Finally, Olson-Kennedys acknowledged the existence of detransitioners, a group often overlooked due to their narratives challenging the notion that those who claim to be trans always know. The instructors downplayed the numbers of detransitioners but couldn’t entirely ignore their existence given the compelling stories increasingly being shared by individuals like Chloe Cole, Ritchie Herron, and many others who fell victim to “gender-affirming care.” “People are going to detransition, that’s OK, but we need not to organize our practice around it,” she said.
Shockingly, Olson-Kennedy also dismissed concerns about the excessive prescription of puberty blockers, arguing that legislation about their use is unnecessary given that “Only 5,000 children total are on puberty blockers in the U.S. That’s a small amount of kids to be writing legislation about.” However, most people would (and should) agree that 5,000 healthy children being medicalized for life is 5,000 too many. She also argued that puberty blockers are very helpful because they prevent future surgeries. Yet, she failed to highlight potential side effects, like the inability to achieve a sexual orgasm later in life for those initiating puberty blockers before Tanner stage two (age 9-11), or the FDA’s warnings about brain swelling and blindness.
Another astonishing argument came when the detrimental effects of cross-sex hormones were downplayed, with the simplistic reasoning being that “everyone has hormones.” Yes, that was the argument, from a credentialed medical professional nonetheless. A few side effects were mentioned but many serious ones, like early-onset menopause, urinary tract issues, mood instability, blood clots, and heart issues, were omitted. “At least the patient is alive,” she stated, alluding to the high suicide rates of trans people, but she did not share any data on that point.
Lastly, Linda Reeves addressed Lisa Littman’s research on Rapid Onset Gender Dysphoria (ROGD) in her presentation, claiming it had been “debunked” by WPATH due to its reliance on parental observations. It was dismissed based on the assumption that parents possess no real insight into their children’s emotions or histories. A slide from the presentation included an emotion-based argument claiming the report was “intended to cause fear” instead of revealing factual insights.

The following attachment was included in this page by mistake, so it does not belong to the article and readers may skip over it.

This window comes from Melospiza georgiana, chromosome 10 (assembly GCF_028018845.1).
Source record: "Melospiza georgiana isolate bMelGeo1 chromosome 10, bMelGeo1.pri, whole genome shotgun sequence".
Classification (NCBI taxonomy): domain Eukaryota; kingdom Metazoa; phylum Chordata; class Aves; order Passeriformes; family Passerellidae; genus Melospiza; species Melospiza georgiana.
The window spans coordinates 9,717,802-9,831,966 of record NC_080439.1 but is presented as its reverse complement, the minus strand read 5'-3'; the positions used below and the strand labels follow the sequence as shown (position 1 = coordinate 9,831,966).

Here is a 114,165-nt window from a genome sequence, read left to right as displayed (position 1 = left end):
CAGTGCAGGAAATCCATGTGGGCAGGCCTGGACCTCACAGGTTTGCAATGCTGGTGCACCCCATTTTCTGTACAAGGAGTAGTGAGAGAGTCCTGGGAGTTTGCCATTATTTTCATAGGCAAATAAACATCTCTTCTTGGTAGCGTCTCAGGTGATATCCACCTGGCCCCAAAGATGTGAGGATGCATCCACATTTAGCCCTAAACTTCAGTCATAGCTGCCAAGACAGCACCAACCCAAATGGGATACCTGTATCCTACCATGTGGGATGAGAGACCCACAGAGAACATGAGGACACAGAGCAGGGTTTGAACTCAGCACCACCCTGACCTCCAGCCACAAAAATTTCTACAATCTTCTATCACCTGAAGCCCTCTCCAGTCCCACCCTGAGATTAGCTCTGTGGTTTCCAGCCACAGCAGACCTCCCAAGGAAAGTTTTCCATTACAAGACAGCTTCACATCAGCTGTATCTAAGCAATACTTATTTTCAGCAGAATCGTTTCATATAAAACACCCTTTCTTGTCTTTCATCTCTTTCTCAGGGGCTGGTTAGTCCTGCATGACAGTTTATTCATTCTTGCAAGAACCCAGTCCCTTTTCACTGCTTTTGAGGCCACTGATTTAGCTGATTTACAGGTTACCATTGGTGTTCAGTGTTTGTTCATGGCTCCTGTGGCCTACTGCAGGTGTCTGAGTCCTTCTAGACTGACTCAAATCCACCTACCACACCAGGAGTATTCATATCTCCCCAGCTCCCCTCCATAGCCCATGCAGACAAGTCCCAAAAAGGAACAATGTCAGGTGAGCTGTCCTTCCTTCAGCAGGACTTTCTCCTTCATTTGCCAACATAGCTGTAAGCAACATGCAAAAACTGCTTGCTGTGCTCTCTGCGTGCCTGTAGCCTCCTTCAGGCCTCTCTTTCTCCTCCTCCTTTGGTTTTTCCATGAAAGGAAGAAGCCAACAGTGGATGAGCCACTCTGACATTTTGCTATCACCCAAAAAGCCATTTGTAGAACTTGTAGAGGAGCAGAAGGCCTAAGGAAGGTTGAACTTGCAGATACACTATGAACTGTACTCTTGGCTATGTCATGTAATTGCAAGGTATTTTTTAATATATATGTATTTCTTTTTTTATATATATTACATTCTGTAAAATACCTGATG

I see this as a win. WPATH knows these data are a threat to their questionable “standards of care” and they had to get their audience to hear about it with their spin first.
In summary, it was interesting to hear people who promote the sterilization of children and vulnerable adults attempt to defend their faulty ideas. Most of what I heard were blatant lies and the bending or omission of truth. They openly said they were afraid of the “attacks” on trans people (which are simply bills to protect minors from high-risk procedures) and they tried unsuccessfully to discredit the thoughts, ideas, and experience of many outspoken critics of transgender medicine. Their quick-paced deliveries and limited question times further hinted at an awareness of growing scrutiny. For those opposed to the gender transition of minors and vulnerable adults, this means your voices are being heard and making a difference. Continue standing up for your beliefs; it’s causing those pushing these transitions to reassess their stance.
Pamela Garfield-Jaeger is a licensed clinical social worker in California. She completed her MSW in 1999 from New York University. She has a variety of experience in schools, group homes, hospitals and community-based organizations. Since getting fired for not getting the COVID vaccine, she has dedicated herself to educate parents and embolden other mental health professionals to challenge the ideological capture of her profession.
For more detailed information on how to empower yourself as a parent and navigate the mental health field, see the Parents' Guide to Mental Health.